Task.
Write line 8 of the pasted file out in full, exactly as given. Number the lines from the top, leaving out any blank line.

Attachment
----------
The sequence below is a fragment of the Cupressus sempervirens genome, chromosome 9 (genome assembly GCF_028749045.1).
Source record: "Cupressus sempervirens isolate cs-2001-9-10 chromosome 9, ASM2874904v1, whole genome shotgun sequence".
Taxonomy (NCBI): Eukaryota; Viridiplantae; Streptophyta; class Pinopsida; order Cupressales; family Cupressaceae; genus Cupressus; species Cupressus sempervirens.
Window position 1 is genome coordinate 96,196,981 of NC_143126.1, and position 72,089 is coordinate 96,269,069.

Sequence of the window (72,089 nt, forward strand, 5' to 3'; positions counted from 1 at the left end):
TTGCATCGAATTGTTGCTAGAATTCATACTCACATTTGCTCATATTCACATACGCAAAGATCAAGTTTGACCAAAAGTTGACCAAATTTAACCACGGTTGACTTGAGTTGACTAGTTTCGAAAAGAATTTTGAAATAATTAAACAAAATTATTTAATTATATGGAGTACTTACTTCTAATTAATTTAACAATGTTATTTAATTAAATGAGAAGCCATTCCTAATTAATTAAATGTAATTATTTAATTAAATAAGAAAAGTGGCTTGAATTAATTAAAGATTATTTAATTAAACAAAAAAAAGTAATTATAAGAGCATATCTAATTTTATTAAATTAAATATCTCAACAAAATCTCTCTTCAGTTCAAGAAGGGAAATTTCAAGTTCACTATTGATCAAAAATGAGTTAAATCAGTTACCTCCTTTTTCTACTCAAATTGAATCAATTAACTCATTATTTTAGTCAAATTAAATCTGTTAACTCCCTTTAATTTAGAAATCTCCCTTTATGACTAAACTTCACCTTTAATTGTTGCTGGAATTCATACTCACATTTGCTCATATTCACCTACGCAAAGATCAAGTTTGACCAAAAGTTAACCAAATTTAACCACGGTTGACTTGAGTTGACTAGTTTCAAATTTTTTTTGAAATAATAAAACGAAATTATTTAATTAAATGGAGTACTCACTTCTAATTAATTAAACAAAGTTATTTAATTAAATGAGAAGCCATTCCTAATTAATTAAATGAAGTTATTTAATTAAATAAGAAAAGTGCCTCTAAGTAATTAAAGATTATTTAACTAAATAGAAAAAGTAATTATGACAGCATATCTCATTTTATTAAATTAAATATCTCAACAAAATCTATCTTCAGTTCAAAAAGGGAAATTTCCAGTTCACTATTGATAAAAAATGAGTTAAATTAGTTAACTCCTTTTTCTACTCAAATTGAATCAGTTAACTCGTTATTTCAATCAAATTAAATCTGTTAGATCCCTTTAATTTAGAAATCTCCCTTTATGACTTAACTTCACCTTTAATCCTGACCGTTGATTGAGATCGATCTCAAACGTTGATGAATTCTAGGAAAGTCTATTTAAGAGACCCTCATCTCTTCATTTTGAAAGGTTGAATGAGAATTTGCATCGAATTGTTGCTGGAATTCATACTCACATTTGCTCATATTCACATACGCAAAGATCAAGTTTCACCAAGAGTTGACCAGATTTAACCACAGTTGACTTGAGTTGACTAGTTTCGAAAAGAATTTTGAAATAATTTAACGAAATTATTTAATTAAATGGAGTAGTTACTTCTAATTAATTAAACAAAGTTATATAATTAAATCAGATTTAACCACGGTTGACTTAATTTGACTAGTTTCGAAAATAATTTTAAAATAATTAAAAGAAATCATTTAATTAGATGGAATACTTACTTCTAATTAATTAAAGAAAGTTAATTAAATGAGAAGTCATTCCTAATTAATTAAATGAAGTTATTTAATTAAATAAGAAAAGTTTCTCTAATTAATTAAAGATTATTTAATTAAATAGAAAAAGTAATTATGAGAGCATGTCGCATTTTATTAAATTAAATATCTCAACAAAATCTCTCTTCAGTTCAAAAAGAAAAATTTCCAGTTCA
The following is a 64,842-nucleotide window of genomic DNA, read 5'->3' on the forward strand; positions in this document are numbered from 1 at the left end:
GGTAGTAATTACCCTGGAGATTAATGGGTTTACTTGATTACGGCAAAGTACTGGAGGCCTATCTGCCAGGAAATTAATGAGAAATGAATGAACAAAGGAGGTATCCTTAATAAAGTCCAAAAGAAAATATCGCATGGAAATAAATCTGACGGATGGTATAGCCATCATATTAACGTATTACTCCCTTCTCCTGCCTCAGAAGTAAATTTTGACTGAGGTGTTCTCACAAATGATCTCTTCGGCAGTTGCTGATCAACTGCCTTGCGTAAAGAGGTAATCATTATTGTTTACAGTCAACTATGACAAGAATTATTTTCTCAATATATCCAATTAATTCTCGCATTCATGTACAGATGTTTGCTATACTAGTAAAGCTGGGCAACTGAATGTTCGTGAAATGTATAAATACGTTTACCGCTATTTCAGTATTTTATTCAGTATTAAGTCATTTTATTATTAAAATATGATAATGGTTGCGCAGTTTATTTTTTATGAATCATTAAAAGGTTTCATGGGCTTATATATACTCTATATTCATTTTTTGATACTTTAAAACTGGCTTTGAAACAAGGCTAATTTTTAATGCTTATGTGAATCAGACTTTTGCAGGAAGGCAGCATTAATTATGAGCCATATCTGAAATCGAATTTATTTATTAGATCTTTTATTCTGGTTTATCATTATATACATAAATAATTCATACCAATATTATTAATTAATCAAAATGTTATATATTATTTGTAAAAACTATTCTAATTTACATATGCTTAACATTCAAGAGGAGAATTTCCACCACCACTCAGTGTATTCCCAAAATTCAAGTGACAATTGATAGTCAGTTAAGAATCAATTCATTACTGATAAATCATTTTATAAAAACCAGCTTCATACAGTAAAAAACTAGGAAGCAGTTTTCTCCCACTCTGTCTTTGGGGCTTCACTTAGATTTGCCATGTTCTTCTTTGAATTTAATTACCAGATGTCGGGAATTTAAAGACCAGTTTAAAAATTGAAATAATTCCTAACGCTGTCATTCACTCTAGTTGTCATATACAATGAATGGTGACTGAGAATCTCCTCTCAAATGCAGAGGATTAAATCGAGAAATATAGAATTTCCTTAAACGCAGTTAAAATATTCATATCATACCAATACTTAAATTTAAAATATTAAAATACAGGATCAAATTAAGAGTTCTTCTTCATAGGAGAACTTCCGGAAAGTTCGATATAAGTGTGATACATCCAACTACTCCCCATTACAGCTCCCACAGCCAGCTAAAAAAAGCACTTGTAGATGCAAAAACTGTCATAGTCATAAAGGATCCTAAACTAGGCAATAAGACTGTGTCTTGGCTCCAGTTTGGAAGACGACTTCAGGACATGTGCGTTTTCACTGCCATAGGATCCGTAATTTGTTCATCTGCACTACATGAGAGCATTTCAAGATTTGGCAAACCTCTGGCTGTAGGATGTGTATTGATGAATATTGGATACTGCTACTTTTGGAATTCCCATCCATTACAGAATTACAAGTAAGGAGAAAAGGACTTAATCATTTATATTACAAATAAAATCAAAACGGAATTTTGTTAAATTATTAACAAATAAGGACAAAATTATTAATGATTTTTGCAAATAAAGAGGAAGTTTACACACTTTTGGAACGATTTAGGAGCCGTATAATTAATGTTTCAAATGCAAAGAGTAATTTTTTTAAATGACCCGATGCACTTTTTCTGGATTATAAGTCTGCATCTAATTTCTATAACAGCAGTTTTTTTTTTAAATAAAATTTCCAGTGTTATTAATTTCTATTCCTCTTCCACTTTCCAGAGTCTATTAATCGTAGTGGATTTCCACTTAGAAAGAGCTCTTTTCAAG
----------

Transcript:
GGTAGTAATTACCCTGGAGATTAATGGGTTTACTTGATTACGGCAAAGTACTGGAGGCCTATCTGCCAGGAAATTAATGAGAAATGAATGAACAAAGGAGGTATCCTTAATAAAGTCCAAAAGAAAATATCGCATGGAAATAAATCTGACGGATGGTATAGCCATCATATTAACGTATTACTCCCTTCTCCTGCCTCAGAAGTAAATTTTGACTGAGGTGTTCTCACAAATGATCTCTTCGGCAGTTGCTGATCAACTGCCTTGCGTAAAGAGGTAATCATTATTGTTTACAGTCAACTATGACAAGAATTATTTTCTCAATATATCCAATTAATTCTCGCATTCATGTACAGATGTTTGCTATACTAGTAAAGCTGGGCAACTGAATGTTCGTGAAATGTATAAATACGTTTACCGCTATTTCAGTATTTTATTCAGTATTAAGTCATTTTATTATTAAAATATGATAATGGTTGCGCAGTTTATTTTTTATGAATCATTAAAAGGTTTCATGGGCTTATATATACTCTATATTCATTTTTTGATACTTTAAAACTGGCTTTGAAACAAGGCTAATTTTTAATGCTTATGTGAATCAGACTTTTGCAGGAAGGCAGCATTAATTATGAGCCATATCTGAAATCGAATTTATTTATTAGATCTTTTATTCTGGTTTATCATTATATACATAAATAATTCATACCAATATTATTAATTAATCAAAATGTTATATATTATTTGTAAAAACTATTCTAATTTACATATGCTTAACATTCAAGAGGAGAATTTCCACCACCACTCAGTGTATTCCCAAAATTCAAGTGACAATTGATAGTCAGTTAAGAATCAATTCATTACTGATAAATCATTTTATAAAAACCAGCTTCATACAGTAAAAAACTAGGAAGCAGTTTTCTCCCACTCTGTCTTTGGGGCTTCACTTAGATTTGCCATGTTCTTCTTTGAATTTAATTACCAGATGTCGGGAATTTAAAGACCAGTTTAAAAATTGAAATAATTCCTAACGCTGTCATTCACTCTAGTTGTCATATACAATGAATGGTGACTGAGAATCTCCTCTCAAATGCAGAGGATTAAATCGAGAAATATAGAATTTCCTTAAACGCAGTTAAAATATTCATATCATACCAATACTTAAATTTAAAATATTAAAATACAGGATCAAATTAAGAGTTCTTCTTCATAGGAGAACTTCCGGAAAGTTCGATATAAGTGTGATACATCCAACTACTCCCCATTACAGCTCCCACAGCCAGCTAAAAAAAGCACTTGTAGATGCAAAAACTGTCATAGTCATAAAGGATCCTAAACTAGGCAATAAGACTGTGTCTTGGCTCCAGTTTGGAAGACGACTTCAGGACATGTGCGTTTTCACTGCCATAGGATCCGTAATTTGTTCATCTGCACTACATGAGAGCATTTCAAGATTTGGCAAACCTCTGGCTGTAGGATGTGTATTGATGAATATTGGATACTGCTACTTTTGGAATTCCCATCCATTACAGAATTACAAGTAAGGAGAAAAGGACTTAATCATTTATATTACAAATAAAATCAAAACGGAATTTTGTTAAATTATTAACAAATAAGGACAAAATTATTAATGATTTTTGCAAATAAAGAGGAAGTTTACACACTTTTGGAACGATTTAGGAGCCGTATAATTAATGTTTCAAATGCAAAGAGTAATTTTTTTAAATGACCCGATGCACTTTTTCTGGATTATAAGTCTGCATCTAATTTCTATAACAGCAGTTTTTTTTTTAAATAAAATTTCCAGTGTTATTAATTTCTATTCCTCTTCCACTTTCCAGAGTCTATTAATCGTAGTGGATTTCCACTTAGAAAGAGCTCTTTTCAAG